Solution

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Verify using fast exponentiation that the following congruence is true $$129^{64026} \equiv 15179\pmod{64027}$$ Can you conclude 64027 is a composite number?


First we verify the congruence given with fast exponentiation

To do this, we need to express $129^{64026}$ as a product of factors coming from $$129, 129^2, 129^4, 129^8, 129^{16}, 129^{32}, \ldots$$

In such a product, the exponents on the factors used would have to sum to $64026$. Further, since each of these exponents is a power of $2$, finding the exponents we need is equivalent to converting $64026$ to base $2$ and looking at where the $1$'s are.

Recall, we can convert $64026$ to base $2$ efficiently by successively dividing by two and discarding (but keeping track of) the remainders:

$$\begin{array}{rcl} 64026 &=& 2 \cdot 32013 + 0\\ 32013 &=& 2 \cdot 16006 + 1\\ 16006 &=& 2 \cdot 8003 + 0\\ 8003 &=& 2 \cdot 4001 + 1\\ 4001 &=& 2 \cdot 2000 + 1\\ 2000 &=& 2 \cdot 1000 + 0\\ 1000 &=& 2 \cdot 500 + 0\\ 500 &=& 2 \cdot 250 + 0\\ 250 &=& 2 \cdot 125 + 0\\ 125 &=& 2 \cdot 62 + 1\\ 62 &=& 2 \cdot 31 + 0\\ 31 &=& 2 \cdot 15 + 1\\ 15 &=& 2 \cdot 7 + 1\\ 7 &=& 2 \cdot 3 + 1\\ 3 &=& 2 \cdot 1 + 1\\ 1 &=& 2 \cdot 0 + 1\\ \end{array}$$

Reading the remainders found above from the bottom to the top, we find

$$64026 = 1111101000011010_2$$

Note that the rightmost digit of this base $2$ expansion corresponds to $2^0$, and the leftmost digit corresponds to $2^{32768}$. Realizing that each $1$ corresponds to a power of $2$ that we will use, tells us that

$$129^{64026} = 129^{32768} \cdot 129^{16384} \cdot 129^{8192} \cdot 129^{4096} \cdot 129^{2048} \cdot 129^{512} \cdot 129^{16} \cdot 129^8 \cdot 129^1$$

Now we turn our attention to finding these powers of $129 \pmod{64027}$, which we can accomplish by successive squaring and reduction $\pmod{64027}$:

$$\begin{array}{rcccl} 129^{1} &\equiv& 129\\ 129^{2} &\equiv& 129^2 &\equiv& \fbox{16641}\\ 129^{4} &\equiv& 16641^2 &\equiv& 276922881 &\equiv& 6106\\ 129^{8} &\equiv& 6106^2 &\equiv& 37283236 &\equiv& \fbox{19522}\\ 129^{16} &\equiv& 19522^2 &\equiv& 381108484 &\equiv& \fbox{19780}\\ 129^{32} &\equiv& 19780^2 &\equiv& 391248400 &\equiv& 43430\\ 129^{64} &\equiv& 43430^2 &\equiv& 1886164900 &\equiv& 57534\\ 129^{128} &\equiv& 57534^2 &\equiv& 3310161156 &\equiv& 29283\\ 129^{256} &\equiv& 29283^2 &\equiv& 857494089 &\equiv& 44505\\ 129^{512} &\equiv& 44505^2 &\equiv& 1980695025 &\equiv& \fbox{19780}\\ 129^{1024} &\equiv& 19780^2 &\equiv& 391248400 &\equiv& 43430\\ 129^{2048} &\equiv& 43430^2 &\equiv& 1886164900 &\equiv& \fbox{57534}\\ 129^{4096} &\equiv& 57534^2 &\equiv& 3310161156 &\equiv& \fbox{29283}\\ 129^{8192} &\equiv& 29283^2 &\equiv& 857494089 &\equiv& \fbox{44505}\\ 129^{16384} &\equiv& 44505^2 &\equiv& 1980695025 &\equiv& \fbox{19780}\\ 129^{32768} &\equiv& 19780^2 &\equiv& 391248400 &\equiv& \fbox{43430}\\ \end{array}$$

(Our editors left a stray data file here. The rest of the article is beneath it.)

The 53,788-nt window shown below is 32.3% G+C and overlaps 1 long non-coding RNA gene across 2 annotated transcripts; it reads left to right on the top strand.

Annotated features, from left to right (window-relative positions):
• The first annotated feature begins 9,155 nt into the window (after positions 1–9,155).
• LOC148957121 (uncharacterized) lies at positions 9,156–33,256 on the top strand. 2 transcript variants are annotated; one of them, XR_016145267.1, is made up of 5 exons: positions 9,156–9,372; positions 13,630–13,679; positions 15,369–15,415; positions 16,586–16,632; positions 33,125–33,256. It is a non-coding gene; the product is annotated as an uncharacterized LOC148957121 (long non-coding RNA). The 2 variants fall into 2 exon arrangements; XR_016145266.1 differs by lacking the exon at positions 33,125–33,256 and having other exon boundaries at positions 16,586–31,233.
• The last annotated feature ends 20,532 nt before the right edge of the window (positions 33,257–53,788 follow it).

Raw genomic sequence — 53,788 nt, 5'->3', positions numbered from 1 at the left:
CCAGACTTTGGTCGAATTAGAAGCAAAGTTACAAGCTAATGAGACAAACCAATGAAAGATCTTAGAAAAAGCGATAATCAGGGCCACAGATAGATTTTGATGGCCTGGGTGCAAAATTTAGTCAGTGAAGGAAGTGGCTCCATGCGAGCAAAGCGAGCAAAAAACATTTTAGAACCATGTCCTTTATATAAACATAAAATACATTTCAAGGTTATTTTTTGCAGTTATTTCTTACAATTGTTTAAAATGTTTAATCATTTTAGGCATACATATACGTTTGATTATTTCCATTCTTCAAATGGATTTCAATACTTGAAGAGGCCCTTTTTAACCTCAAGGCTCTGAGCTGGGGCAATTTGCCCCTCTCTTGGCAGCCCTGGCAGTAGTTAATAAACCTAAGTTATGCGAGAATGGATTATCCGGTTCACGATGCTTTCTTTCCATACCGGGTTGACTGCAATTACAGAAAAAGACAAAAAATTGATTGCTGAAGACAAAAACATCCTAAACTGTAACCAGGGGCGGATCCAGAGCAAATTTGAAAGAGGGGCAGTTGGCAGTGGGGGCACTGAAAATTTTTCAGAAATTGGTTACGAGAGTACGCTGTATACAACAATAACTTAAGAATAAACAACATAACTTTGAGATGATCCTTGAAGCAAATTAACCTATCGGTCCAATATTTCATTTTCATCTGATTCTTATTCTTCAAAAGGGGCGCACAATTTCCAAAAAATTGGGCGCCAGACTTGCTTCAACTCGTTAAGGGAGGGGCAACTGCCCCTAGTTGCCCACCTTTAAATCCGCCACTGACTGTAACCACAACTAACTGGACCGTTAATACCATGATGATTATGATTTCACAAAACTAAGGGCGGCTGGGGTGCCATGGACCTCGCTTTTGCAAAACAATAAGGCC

Finally, we multiply the desired powers (which have boxes around them above) together -- two at a time, reducing each product $\pmod{64027}$, so that our numbers don't get too big:

$$\begin{array}{rcl} 129^{64026} &\equiv& 16641 \cdot 19522 \cdot 19780 \cdot 19780 \cdot 57534 \cdot 29283 \cdot 44505 \cdot 19780 \cdot 43430\\ &\equiv& 56631 \cdot 19780 \cdot 19780 \cdot 57534 \cdot 29283 \cdot 44505 \cdot 19780 \cdot 43430\\ &\equiv& 8815 \cdot 19780 \cdot 57534 \cdot 29283 \cdot 44505 \cdot 19780 \cdot 43430\\ &\equiv& 15179 \cdot 57534 \cdot 29283 \cdot 44505 \cdot 19780 \cdot 43430\\ &\equiv& 44333 \cdot 29283 \cdot 44505 \cdot 19780 \cdot 43430\\ &\equiv& 55814 \cdot 44505 \cdot 19780 \cdot 43430\\ &\equiv& 10578 \cdot 19780 \cdot 43430\\ &\equiv& 56631 \cdot 43430\\ &\equiv& 15179 \end{array}$$

This verifies the calculation given in the question above.

Note, from this calculation, we can confirm that $64027$ must be composite, as otherwise Fermat's Little Theorem would require that $129^{64026} \equiv 1\pmod{64027}$

(In case you are curious, $64027 = 43 \times 1489$. That said, how to find these two factors is not revealed by the above calculations.)